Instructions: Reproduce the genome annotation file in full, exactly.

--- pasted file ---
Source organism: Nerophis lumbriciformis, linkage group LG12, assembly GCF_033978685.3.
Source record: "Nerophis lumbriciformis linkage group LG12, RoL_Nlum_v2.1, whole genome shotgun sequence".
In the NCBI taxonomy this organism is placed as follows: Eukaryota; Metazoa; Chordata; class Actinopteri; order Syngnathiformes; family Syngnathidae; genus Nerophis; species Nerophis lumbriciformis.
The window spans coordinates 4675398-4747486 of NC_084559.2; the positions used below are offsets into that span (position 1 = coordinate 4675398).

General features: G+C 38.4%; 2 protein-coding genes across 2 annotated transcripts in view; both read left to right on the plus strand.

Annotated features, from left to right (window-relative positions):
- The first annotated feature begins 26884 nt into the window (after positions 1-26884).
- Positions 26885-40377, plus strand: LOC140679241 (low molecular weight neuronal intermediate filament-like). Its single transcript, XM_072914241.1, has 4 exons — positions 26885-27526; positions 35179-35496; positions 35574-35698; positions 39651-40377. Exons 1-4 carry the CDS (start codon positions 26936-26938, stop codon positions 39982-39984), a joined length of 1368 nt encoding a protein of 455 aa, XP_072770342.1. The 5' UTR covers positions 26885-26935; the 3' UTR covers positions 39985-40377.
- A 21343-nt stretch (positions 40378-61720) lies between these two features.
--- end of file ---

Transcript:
Source organism: Nerophis lumbriciformis, linkage group LG12, assembly GCF_033978685.3.
Source record: "Nerophis lumbriciformis linkage group LG12, RoL_Nlum_v2.1, whole genome shotgun sequence".
In the NCBI taxonomy this organism is placed as follows: Eukaryota; Metazoa; Chordata; class Actinopteri; order Syngnathiformes; family Syngnathidae; genus Nerophis; species Nerophis lumbriciformis.
The window spans coordinates 4675398-4747486 of NC_084559.2; the positions used below are offsets into that span (position 1 = coordinate 4675398).

General features: G+C 38.4%; 2 protein-coding genes across 2 annotated transcripts in view; both read left to right on the plus strand.

Annotated features, from left to right (window-relative positions):
- The first annotated feature begins 26884 nt into the window (after positions 1-26884).
- Positions 26885-40377, plus strand: LOC140679241 (low molecular weight neuronal intermediate filament-like). Its single transcript, XM_072914241.1, has 4 exons — positions 26885-27526; positions 35179-35496; positions 35574-35698; positions 39651-40377. Exons 1-4 carry the CDS (start codon positions 26936-26938, stop codon positions 39982-39984), a joined length of 1368 nt encoding a protein of 455 aa, XP_072770342.1. The 5' UTR covers positions 26885-26935; the 3' UTR covers positions 39985-40377.
- A 21343-nt stretch (positions 40378-61720) lies between these two features.